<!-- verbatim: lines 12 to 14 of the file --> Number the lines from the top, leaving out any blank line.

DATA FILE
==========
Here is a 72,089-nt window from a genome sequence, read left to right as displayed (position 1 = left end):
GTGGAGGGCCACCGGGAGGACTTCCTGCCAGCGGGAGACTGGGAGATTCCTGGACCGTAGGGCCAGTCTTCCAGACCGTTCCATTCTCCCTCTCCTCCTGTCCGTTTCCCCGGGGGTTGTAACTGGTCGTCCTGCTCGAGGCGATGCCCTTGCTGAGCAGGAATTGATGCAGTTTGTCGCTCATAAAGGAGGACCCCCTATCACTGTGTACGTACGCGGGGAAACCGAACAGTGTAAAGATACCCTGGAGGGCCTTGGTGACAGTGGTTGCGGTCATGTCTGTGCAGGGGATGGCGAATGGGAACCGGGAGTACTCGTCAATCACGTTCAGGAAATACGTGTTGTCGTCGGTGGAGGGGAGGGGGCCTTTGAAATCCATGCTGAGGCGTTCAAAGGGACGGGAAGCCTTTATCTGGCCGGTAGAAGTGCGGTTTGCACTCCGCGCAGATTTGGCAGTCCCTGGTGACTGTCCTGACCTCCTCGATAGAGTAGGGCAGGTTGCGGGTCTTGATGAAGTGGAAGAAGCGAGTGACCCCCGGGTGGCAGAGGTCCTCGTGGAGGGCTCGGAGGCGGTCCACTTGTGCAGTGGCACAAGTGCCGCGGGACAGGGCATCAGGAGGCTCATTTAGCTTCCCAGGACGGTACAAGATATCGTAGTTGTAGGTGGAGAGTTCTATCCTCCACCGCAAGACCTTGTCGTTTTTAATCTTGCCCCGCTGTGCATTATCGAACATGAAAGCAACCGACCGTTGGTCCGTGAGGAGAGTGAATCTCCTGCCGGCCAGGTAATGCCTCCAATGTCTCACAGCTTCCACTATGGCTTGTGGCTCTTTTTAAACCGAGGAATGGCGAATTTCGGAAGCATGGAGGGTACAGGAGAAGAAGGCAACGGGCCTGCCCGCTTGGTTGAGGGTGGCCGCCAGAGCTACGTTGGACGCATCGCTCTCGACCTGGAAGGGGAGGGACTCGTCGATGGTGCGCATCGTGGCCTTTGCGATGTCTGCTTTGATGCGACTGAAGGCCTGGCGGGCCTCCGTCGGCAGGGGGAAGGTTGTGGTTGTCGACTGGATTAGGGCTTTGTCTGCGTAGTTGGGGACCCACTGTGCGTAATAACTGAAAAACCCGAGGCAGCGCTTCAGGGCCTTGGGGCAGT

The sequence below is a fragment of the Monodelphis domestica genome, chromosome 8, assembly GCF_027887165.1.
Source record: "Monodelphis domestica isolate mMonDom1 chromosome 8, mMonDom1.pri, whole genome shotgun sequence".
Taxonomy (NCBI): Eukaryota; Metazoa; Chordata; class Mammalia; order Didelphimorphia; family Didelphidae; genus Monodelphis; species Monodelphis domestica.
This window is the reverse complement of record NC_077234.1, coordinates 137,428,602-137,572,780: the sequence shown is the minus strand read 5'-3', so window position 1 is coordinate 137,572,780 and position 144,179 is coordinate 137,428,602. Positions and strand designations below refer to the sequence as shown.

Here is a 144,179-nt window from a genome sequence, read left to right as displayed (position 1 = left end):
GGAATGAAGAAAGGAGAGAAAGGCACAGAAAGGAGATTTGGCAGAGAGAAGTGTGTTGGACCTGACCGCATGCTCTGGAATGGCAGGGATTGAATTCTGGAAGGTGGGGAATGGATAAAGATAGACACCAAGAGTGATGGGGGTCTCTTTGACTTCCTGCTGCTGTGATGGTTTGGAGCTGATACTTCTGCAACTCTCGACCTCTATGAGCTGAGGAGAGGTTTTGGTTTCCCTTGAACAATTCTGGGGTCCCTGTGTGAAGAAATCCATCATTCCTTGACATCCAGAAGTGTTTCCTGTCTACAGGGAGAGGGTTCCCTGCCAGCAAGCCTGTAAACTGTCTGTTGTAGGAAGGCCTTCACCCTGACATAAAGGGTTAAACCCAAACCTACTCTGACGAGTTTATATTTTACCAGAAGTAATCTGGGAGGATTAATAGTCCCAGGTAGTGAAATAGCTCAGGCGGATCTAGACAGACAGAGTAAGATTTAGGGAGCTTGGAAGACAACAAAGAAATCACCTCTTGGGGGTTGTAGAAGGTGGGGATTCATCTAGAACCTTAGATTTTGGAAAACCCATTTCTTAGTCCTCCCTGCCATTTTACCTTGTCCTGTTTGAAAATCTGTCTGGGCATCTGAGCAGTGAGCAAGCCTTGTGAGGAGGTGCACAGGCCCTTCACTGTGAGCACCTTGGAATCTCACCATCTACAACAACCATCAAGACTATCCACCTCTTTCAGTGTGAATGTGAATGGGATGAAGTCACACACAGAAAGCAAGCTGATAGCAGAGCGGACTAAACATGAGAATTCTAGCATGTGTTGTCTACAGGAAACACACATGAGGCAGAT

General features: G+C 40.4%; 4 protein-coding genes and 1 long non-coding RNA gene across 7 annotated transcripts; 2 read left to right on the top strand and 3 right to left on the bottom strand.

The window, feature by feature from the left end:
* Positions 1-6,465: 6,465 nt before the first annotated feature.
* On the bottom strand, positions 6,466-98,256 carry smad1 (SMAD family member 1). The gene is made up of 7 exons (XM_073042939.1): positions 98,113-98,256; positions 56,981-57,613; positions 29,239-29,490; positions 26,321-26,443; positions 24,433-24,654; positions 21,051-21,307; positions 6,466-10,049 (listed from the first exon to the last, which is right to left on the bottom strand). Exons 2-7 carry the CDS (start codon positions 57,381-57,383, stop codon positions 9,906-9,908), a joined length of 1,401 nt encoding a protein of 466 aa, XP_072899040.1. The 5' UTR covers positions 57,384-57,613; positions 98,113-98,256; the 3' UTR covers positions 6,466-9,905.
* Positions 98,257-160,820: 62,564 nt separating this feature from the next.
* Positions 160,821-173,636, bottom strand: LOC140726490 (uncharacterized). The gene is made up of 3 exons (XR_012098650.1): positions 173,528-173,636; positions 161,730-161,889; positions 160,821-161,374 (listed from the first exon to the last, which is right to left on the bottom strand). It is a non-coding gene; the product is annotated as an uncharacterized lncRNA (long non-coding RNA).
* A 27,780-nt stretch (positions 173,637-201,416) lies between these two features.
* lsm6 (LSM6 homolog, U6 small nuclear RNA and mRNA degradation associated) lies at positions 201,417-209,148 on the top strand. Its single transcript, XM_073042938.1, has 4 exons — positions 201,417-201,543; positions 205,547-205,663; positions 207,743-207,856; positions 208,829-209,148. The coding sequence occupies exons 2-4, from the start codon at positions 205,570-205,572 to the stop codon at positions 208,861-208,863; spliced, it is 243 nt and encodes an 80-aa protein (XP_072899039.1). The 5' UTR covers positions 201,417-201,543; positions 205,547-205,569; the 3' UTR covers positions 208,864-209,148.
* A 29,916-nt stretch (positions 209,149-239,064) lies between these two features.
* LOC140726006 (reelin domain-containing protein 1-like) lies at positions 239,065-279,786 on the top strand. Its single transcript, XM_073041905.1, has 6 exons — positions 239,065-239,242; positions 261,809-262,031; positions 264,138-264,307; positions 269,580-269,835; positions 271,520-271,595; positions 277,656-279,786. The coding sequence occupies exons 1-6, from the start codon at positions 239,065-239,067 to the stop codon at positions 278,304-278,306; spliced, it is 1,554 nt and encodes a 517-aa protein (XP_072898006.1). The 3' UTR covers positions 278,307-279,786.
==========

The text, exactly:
* On the bottom strand, positions 6,466-98,256 carry smad1 (SMAD family member 1). The gene is made up of 7 exons (XM_073042939.1): positions 98,113-98,256; positions 56,981-57,613; positions 29,239-29,490; positions 26,321-26,443; positions 24,433-24,654; positions 21,051-21,307; positions 6,466-10,049 (listed from the first exon to the last, which is right to left on the bottom strand). Exons 2-7 carry the CDS (start codon positions 57,381-57,383, stop codon positions 9,906-9,908), a joined length of 1,401 nt encoding a protein of 466 aa, XP_072899040.1. The 5' UTR covers positions 57,384-57,613; positions 98,113-98,256; the 3' UTR covers positions 6,466-9,905.
* Positions 98,257-160,820: 62,564 nt separating this feature from the next.
* Positions 160,821-173,636, bottom strand: LOC140726490 (uncharacterized). The gene is made up of 3 exons (XR_012098650.1): positions 173,528-173,636; positions 161,730-161,889; positions 160,821-161,374 (listed from the first exon to the last, which is right to left on the bottom strand). It is a non-coding gene; the product is annotated as an uncharacterized lncRNA (long non-coding RNA).